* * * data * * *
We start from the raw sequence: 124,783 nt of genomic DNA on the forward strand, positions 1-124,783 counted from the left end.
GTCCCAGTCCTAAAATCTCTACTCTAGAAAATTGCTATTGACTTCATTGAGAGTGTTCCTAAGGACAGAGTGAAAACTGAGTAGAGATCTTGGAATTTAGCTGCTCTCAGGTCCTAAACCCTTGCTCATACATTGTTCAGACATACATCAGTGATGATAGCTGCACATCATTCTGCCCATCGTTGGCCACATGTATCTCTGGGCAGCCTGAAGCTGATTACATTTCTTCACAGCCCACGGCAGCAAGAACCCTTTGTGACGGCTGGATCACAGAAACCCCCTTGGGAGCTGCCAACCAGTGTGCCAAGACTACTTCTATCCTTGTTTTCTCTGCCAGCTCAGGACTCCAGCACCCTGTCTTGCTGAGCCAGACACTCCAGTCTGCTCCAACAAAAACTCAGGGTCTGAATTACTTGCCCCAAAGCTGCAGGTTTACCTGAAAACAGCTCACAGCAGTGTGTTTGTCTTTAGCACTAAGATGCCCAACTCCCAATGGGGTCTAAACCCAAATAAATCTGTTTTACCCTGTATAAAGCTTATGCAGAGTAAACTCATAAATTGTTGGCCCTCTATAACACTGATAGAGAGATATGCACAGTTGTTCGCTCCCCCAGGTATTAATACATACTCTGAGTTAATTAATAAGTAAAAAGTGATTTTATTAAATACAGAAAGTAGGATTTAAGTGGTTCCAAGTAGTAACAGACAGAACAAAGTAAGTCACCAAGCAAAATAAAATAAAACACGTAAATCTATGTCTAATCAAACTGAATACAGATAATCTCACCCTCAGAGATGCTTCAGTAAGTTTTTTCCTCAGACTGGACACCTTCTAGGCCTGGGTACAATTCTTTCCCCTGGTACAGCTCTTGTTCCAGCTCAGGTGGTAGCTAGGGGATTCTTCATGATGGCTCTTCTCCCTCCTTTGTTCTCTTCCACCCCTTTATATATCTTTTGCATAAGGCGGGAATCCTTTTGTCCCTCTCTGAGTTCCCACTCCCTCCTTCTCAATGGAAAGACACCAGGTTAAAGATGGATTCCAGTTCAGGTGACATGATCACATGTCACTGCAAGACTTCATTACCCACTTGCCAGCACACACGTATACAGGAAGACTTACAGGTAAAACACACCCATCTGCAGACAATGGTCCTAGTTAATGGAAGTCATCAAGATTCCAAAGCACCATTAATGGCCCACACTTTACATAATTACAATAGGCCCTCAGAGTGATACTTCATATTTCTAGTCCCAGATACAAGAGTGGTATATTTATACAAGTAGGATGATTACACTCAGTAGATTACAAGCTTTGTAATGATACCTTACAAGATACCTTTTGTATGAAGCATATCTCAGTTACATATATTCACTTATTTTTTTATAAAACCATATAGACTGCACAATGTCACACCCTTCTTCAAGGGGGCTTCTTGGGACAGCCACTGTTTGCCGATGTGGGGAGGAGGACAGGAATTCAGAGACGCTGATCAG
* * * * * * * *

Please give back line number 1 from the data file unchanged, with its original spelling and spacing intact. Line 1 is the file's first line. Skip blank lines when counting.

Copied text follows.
We start from the raw sequence: 124,783 nt of genomic DNA on the forward strand, positions 1-124,783 counted from the left end.